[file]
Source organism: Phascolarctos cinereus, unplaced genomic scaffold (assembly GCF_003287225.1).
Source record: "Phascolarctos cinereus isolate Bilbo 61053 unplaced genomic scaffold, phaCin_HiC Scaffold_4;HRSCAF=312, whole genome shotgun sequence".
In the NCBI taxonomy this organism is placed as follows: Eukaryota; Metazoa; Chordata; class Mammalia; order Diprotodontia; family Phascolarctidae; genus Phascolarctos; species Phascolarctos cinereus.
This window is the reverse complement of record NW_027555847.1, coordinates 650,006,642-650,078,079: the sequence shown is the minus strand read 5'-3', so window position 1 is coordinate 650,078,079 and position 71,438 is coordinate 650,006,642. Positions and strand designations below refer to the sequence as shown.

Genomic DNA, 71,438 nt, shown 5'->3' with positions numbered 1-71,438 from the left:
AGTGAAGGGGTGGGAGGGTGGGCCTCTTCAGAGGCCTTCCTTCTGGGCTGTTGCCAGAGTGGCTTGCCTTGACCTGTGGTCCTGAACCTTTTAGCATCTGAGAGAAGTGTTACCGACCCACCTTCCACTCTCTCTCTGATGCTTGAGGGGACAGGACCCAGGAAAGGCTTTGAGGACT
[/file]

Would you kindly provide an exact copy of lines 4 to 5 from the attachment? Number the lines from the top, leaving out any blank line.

This window is the reverse complement of record NW_027555847.1, coordinates 650,006,642-650,078,079: the sequence shown is the minus strand read 5'-3', so window position 1 is coordinate 650,078,079 and position 71,438 is coordinate 650,006,642. Positions and strand designations below refer to the sequence as shown.

Genomic DNA, 71,438 nt, shown 5'->3' with positions numbered 1-71,438 from the left: